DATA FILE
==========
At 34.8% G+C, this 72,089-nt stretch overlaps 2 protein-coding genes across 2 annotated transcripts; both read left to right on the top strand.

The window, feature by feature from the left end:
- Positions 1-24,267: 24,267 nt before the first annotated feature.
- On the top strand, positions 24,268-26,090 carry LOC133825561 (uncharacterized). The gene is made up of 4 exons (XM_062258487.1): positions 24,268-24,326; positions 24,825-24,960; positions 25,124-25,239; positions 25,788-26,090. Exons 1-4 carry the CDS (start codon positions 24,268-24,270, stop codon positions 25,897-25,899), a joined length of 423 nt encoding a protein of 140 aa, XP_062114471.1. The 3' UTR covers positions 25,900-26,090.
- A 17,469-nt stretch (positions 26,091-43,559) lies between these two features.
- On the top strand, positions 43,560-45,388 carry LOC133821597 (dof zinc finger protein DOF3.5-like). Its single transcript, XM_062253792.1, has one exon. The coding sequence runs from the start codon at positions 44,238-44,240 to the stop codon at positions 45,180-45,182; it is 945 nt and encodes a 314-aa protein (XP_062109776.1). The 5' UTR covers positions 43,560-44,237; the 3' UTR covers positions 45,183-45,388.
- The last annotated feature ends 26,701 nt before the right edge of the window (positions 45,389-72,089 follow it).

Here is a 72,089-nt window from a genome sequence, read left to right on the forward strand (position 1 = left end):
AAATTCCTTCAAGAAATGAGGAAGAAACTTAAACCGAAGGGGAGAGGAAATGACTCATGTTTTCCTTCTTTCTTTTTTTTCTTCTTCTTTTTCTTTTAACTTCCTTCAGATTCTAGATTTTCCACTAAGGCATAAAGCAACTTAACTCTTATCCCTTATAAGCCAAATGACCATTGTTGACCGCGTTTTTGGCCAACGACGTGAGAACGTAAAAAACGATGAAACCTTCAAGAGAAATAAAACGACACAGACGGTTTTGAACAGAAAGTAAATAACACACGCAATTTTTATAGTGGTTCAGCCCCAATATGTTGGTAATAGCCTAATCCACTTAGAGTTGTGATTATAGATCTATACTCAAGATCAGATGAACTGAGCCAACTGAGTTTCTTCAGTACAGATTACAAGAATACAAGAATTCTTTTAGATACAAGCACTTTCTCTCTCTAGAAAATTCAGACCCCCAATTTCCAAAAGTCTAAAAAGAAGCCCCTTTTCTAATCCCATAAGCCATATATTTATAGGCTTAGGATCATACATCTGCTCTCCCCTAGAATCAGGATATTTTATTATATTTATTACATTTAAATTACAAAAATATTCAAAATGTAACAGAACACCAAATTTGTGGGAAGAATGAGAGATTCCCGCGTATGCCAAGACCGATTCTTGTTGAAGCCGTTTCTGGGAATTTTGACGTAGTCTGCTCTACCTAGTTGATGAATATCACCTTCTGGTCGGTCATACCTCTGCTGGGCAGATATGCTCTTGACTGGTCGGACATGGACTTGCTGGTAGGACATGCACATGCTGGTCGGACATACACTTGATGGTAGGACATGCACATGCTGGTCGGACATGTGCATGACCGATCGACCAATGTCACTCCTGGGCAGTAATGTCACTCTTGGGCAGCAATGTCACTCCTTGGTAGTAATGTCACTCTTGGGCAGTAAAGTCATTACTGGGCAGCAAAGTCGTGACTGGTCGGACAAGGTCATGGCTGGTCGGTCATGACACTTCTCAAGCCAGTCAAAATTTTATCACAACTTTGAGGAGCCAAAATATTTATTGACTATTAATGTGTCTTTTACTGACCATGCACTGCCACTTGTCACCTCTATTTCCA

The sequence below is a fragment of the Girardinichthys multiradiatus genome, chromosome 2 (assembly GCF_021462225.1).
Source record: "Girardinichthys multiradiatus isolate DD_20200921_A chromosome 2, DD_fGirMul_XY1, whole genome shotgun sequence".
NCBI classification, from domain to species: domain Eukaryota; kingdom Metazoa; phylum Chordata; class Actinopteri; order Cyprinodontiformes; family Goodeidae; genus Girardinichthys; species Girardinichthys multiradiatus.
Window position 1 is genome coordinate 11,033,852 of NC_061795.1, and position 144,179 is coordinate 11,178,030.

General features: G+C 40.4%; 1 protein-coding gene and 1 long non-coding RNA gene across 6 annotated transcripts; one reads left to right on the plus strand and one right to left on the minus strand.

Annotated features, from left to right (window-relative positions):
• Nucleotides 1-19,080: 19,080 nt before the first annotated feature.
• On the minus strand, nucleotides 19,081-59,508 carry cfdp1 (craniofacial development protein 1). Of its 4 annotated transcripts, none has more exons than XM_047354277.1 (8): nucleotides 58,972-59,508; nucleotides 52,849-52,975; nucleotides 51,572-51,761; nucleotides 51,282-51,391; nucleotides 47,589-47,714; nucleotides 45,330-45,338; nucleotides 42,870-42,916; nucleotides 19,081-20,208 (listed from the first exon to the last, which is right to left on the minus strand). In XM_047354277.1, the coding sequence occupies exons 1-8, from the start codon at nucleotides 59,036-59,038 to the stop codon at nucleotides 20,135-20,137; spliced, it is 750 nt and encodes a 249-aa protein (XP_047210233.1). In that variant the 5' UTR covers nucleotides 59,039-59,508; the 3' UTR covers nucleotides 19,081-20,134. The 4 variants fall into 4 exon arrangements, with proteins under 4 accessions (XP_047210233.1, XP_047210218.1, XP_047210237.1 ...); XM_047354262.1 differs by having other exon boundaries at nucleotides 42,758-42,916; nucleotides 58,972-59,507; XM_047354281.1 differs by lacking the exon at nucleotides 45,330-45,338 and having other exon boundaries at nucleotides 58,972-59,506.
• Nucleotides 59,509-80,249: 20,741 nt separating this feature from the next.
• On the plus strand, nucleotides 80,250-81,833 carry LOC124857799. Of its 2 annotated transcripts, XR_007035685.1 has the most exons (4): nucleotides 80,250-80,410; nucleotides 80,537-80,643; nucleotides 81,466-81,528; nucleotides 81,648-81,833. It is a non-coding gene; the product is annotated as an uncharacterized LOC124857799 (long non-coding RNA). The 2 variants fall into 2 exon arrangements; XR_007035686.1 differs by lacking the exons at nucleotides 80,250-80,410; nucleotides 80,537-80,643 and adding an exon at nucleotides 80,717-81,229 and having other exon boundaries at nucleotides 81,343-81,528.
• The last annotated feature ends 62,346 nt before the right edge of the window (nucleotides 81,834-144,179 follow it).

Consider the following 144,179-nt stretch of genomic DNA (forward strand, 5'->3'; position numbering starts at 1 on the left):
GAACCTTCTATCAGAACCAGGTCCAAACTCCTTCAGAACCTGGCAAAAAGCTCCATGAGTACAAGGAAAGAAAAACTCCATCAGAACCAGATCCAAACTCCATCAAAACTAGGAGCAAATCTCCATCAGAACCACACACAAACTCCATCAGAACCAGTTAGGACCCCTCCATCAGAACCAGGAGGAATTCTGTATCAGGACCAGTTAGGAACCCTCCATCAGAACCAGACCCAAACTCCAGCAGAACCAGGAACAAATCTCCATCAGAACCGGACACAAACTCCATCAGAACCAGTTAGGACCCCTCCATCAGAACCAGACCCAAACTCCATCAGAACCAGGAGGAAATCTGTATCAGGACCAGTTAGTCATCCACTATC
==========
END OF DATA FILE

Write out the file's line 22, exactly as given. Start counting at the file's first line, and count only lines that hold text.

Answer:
GAACCTTCTATCAGAACCAGGTCCAAACTCCTTCAGAACCTGGCAAAAAGCTCCATGAGTACAAGGAAAGAAAAACTCCATCAGAACCAGATCCAAACTCCATCAAAACTAGGAGCAAATCTCCATCAGAACCACACACAAACTCCATCAGAACCAGTTAGGACCCCTCCATCAGAACCAGGAGGAATTCTGTATCAGGACCAGTTAGGAACCCTCCATCAGAACCAGACCCAAACTCCAGCAGAACCAGGAACAAATCTCCATCAGAACCGGACACAAACTCCATCAGAACCAGTTAGGACCCCTCCATCAGAACCAGACCCAAACTCCATCAGAACCAGGAGGAAATCTGTATCAGGACCAGTTAGTCATCCACTATC